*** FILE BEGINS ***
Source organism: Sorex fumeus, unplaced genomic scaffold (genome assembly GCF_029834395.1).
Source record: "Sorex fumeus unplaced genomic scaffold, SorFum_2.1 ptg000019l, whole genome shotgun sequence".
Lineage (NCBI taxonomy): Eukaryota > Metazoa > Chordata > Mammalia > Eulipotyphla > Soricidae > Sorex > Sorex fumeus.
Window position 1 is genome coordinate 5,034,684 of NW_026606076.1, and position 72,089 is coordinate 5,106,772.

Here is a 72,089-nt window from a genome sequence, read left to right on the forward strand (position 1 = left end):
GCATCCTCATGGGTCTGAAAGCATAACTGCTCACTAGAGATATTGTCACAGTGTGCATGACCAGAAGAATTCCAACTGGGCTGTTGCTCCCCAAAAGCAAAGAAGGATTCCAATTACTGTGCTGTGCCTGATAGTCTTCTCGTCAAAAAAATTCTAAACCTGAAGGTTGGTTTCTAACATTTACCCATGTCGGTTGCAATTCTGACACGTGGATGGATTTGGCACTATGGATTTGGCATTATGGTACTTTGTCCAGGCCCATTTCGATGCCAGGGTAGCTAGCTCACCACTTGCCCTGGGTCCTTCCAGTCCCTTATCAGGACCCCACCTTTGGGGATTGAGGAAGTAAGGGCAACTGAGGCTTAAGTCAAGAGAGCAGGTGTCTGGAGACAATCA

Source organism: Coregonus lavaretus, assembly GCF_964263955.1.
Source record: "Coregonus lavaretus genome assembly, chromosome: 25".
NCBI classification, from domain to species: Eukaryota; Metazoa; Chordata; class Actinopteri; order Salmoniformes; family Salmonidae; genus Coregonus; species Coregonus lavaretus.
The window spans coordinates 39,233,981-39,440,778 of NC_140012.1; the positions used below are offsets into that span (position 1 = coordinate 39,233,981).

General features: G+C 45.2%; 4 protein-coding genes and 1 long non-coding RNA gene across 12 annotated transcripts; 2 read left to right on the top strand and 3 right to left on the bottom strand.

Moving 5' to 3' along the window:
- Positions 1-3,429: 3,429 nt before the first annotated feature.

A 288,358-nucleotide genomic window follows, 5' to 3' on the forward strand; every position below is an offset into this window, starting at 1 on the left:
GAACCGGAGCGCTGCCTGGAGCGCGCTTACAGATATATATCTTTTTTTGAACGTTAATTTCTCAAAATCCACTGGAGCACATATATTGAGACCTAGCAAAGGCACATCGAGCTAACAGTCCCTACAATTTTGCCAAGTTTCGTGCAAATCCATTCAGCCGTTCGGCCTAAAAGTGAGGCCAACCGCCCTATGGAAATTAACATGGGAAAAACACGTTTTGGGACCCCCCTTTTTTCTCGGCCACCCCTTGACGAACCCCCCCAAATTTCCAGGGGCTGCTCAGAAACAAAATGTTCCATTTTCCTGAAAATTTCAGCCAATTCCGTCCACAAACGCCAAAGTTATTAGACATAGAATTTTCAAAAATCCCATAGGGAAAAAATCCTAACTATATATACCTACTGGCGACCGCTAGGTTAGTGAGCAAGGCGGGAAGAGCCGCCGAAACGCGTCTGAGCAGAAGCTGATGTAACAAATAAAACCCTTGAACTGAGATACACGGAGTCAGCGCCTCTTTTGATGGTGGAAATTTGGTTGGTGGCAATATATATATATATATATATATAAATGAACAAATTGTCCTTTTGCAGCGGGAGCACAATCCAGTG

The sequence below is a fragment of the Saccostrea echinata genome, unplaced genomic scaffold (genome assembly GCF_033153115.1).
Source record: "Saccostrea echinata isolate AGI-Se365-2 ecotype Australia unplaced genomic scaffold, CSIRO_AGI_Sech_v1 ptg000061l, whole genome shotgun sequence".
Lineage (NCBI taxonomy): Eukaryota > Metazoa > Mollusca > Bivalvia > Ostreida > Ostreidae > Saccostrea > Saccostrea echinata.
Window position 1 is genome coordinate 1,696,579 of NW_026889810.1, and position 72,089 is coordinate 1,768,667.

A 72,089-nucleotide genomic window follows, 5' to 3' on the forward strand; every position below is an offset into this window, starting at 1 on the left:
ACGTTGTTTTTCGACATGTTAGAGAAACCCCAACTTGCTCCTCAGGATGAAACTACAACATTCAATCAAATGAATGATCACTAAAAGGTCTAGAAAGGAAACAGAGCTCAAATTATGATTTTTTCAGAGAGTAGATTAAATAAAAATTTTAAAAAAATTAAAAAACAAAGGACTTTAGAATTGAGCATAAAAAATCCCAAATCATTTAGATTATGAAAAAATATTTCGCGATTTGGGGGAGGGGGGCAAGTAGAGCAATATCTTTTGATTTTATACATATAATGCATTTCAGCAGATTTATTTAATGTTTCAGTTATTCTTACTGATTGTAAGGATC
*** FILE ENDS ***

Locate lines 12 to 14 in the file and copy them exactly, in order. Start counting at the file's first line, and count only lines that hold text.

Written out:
Moving 5' to 3' along the window:
- Positions 1-3,429: 3,429 nt before the first annotated feature.

A 288,358-nucleotide genomic window follows, 5' to 3' on the forward strand; every position below is an offset into this window, starting at 1 on the left: